It seemed natural to make a similar material with parallage phases. The first five phrases are structured in such a way that the teacher should not have to give any explanations. I like to point out what they already know and point out ni (v) at the beginning of the phrase. Then I tell the students to watch, listen and copy me. After the first two phrases students often think the symbols have a one to one correspondence and that the ison symbol means ni and the oligon means pa.
One of the most important things that chanters do to improve is to practice chanting with the scale degrees (ni, pa, vou, ga...) instead of with text. This is called parallage (and is the greek equivalent to western solfege).
The main way that students learn to read interval symbols in Byzantine Beginnings is through Parallage Phrases. This is because I want students to learn the symbols by experiencing them in their natural context (and this is how chant has traditionally been taught). Yet, I would like Byzantine Beginnings Parallage Phrases to be different than those commonly used to teach in the past.
I taught myself a lot of Byzantine notation by using a chant manual in Greek made available on Byzantinechant.org. In this manual, there are over one hundred exercises that go through the symbols using long, repetitive phrases. I have seen a number of other manuals similar to this in Greek, Arabic and English. I would like to take the basic function of the older manuals and expand on them. In particular there are three main things that I would like to improve upon. [read more after the break]
The girls didn't have time to practice this week so I introduced some new games to review content that we had already done.
First we played Snake* with the Greek letter cards and this time when we were done I remembered to have them point and say the scale going forwards and backwards (I forgot the latter last week). The main goals of this game are to get them really quick at recognizing the Greek letters and to get them fluent saying the scale up and down.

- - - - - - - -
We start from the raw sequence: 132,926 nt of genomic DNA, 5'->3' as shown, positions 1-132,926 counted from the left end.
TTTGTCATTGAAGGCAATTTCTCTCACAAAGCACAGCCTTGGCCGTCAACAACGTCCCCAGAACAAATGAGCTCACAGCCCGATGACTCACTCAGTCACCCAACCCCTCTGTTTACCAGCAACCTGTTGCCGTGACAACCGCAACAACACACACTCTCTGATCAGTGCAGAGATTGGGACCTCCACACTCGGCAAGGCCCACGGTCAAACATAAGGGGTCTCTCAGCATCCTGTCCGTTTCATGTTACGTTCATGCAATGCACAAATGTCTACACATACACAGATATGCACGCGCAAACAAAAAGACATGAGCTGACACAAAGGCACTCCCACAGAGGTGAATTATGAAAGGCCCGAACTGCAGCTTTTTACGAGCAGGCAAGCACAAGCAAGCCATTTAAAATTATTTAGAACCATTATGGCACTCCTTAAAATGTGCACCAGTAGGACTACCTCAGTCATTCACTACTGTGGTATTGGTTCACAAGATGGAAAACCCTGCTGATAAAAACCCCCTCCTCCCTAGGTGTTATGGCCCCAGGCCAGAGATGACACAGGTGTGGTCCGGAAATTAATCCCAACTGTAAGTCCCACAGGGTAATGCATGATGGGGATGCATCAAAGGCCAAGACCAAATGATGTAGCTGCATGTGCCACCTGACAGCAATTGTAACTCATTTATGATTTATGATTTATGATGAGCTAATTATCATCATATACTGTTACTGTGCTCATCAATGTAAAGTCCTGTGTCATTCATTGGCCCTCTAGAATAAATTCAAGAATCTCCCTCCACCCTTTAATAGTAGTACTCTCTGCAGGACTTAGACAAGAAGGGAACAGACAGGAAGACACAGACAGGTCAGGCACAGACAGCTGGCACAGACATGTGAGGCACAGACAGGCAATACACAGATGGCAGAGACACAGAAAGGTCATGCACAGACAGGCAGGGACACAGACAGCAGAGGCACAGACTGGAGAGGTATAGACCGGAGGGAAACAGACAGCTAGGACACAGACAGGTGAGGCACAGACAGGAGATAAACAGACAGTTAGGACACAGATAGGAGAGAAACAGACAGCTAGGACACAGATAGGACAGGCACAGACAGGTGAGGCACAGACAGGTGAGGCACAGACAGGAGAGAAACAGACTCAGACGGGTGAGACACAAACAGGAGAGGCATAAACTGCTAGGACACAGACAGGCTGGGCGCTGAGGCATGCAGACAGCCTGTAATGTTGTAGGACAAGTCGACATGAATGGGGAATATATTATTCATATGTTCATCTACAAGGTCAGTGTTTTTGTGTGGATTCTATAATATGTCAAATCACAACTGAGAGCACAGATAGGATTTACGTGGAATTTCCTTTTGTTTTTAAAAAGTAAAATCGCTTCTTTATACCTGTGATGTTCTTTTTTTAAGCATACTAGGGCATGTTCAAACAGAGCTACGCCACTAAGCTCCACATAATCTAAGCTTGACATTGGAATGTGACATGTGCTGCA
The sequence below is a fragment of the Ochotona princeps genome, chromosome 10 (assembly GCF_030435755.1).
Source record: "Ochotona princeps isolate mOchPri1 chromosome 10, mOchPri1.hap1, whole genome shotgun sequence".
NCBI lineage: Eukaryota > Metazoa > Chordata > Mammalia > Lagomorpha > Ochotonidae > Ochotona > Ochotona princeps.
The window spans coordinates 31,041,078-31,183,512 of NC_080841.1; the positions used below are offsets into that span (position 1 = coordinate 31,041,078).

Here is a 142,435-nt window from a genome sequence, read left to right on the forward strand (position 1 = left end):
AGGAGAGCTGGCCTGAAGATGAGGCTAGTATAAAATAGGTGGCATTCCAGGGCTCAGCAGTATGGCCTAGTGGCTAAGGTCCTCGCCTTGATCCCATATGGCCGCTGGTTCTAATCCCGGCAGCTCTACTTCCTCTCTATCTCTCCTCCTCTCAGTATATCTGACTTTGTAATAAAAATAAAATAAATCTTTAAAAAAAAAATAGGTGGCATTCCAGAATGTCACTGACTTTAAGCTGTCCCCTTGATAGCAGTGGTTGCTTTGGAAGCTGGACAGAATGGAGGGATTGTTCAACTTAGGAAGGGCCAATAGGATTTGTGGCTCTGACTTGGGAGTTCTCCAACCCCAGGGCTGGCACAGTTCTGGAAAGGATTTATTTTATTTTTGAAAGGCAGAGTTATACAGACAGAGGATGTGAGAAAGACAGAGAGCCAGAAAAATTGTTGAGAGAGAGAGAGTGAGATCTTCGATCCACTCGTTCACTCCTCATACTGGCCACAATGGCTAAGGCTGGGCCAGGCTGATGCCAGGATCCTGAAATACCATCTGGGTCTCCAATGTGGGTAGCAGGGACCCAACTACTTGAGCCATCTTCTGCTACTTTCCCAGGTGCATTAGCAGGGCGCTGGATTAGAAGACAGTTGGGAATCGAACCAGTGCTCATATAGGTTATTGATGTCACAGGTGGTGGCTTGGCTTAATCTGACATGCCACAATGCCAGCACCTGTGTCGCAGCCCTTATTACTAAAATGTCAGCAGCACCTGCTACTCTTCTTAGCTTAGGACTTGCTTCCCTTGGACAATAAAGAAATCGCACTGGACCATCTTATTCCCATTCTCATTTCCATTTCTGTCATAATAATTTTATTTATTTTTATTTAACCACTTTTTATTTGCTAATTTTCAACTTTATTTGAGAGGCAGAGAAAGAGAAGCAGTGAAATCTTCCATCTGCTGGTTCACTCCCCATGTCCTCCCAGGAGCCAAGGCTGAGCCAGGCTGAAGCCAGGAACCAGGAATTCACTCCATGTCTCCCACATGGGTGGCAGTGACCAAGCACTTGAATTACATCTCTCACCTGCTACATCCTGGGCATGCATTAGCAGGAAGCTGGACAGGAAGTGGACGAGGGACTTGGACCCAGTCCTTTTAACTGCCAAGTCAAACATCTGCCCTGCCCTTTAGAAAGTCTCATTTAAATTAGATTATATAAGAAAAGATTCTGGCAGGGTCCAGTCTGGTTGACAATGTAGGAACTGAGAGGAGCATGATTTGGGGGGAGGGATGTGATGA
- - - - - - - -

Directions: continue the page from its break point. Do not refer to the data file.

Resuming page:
Then we sang the Nightly "Ni"* and went a bit farther this time. Along with the Nightly Ni, we played Fine* and said the scale up and down each time after we finished one round of the game.
Finally, we went through the Parallage Phrases together. They did well on the phrases that were review although the younger student still found some of them to be a little tricky. When we got to the newer phrases that practiced "up 2" I realized that they were depending on me to find the pitch. I pulled out the Ni Pa Vou cards and we practiced going up and down and jumping around on ni, pa, and vou.
We had our second lesson this week and the girls were very enthusiastic. We had a lot of fun! We started out the lesson by reviewing the Greek letters and playing a new game for them:Snake*. Snake is slightly more difficult than Fat Snake*. To splay Snake, we mixed up the Greek Letter cards and then, starting with ni, went up the scale, starting over again once we reached zo. Once the Snake was done they pointed at the cards and said the scale until they got to the end of the snake. I forgot to have them say it backwards. Oops!
I have had a puzzle type material floating around in my head for two years but haven't created anything yet due to the time involved.
I would like to create a similar material that students can manipulate to create all of the interval symbols. I think that it will really solidify the symbols for going up and going down since the symbols are all a combination of neumes (the placement of each neume is important). We will use the puzzles in two ways. We will use it to create all 7 going up symbols (and down as well) in order so that students will see the progression. We will probably also use them to copy Parallage Phrases or to do dictation/composition.
SAHM by day; ByzB curriculum developer by night. My career was in teaching: kindergarten, first grade, bilingual reading, Suzuki piano, and Music Mind Games. Now I paint icons and spend lots of time making materials on the computer. My greatest joy is directing my students in their learning. This blog documents the process and provides a space for my other ramblings as well.